Terry and Irene Stennett’s U R My Queen won her trial by one-half length with the second day’s second-fastest time of :17.922 for 350 yards while facing a five-mph headwind. The Walk Thru Fire filly also turned the fastest time of the day when she ran in the Ruidoso Downs training races.
Paragon Farms, LLC’s She Eat Fire set the fourth-fastest time on the first day of futurity trials. She stepped up to her task and won by a game neck in :18.155 with a 14-mph headwind.
The Wood/Ramirez derby qualifiers are third-fastest qualifier Corona Carmeltia, High Plains Perry, ninth-fastest qualifier Tough To Bee and 10th-fastest qualifier Mighty B Cartel.
“I’m just blessed to qualify four and excited to be able to ride such good horses,” said Ramirez.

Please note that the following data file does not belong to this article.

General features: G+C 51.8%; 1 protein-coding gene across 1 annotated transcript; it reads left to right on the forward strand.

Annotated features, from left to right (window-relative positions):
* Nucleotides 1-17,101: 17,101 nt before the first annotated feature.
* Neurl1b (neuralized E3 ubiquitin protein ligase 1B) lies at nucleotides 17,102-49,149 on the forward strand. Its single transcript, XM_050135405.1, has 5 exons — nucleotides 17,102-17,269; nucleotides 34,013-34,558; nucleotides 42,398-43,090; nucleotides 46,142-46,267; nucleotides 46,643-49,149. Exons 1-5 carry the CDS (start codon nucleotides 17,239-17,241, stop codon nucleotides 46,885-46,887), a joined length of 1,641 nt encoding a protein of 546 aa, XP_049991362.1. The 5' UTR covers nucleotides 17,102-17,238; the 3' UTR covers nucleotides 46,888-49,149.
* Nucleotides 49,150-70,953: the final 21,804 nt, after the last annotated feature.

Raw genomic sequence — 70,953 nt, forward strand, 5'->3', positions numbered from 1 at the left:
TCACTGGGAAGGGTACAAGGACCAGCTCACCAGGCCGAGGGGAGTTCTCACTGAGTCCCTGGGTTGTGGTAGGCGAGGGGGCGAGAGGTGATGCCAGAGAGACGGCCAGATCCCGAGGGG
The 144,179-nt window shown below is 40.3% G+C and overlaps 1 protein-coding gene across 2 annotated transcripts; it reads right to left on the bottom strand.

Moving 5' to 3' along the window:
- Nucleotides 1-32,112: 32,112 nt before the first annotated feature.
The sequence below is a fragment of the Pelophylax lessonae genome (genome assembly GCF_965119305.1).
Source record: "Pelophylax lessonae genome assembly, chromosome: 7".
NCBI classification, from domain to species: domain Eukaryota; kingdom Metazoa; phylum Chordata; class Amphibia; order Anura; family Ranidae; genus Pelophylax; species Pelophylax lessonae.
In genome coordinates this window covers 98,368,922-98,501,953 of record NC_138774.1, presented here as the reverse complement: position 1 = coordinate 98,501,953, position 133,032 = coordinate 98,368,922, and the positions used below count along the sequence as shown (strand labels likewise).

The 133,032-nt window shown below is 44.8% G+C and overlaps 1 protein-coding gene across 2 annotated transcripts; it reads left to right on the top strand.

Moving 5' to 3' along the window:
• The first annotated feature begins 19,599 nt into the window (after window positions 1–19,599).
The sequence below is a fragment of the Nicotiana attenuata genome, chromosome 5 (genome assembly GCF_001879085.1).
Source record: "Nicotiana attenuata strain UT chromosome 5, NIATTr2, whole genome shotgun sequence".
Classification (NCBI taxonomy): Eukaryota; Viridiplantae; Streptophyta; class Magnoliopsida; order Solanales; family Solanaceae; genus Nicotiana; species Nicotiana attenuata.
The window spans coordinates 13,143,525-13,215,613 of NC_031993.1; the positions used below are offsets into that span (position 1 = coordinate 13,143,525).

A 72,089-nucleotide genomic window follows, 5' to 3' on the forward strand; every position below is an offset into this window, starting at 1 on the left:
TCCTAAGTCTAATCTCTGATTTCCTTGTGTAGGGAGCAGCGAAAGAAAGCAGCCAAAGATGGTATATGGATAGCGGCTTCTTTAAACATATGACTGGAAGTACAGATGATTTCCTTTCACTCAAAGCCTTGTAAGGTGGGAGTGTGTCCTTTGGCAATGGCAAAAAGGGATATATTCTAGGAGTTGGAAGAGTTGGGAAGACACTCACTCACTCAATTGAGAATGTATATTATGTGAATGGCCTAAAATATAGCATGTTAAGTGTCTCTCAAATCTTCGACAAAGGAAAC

An eye-catching Corona Cartel filly bred by Juliana Hawn Holt, Corona Carmelita was making her second career start in the derby trials after easily taking a maiden race at Remington Park.
“Corona Carmelita wasn’t a surprise to us,” said Ramirez. “She was a good filly that didn’t start (last year) and had some issues. She was so fast early that she had some soreness in her shins. Not crippled, just soreness. Blane and Trey decided to lay back and bring her back as a three-year-old. We ran her in the three-year-old schooling races at Remington and she beat them for fun. Then she ran in a maiden race and beat them for fun. We were by no ways surprised. We were going against (All American Futurity winner) Imperial Eagle, a very good horse and my respects for him. That performance she gave yesterday, we were excited, but not a surprise.”
The filly won by a neck in :19.636 for 400 yards with an eight-mph tailwind.
“High Plains Perry has been a very good horse,” said Ramirez. “He had bad luck here at Ruidoso last year. We got to Lone Star and luck was on our side and we ended up winning the Texas Classic Futurity.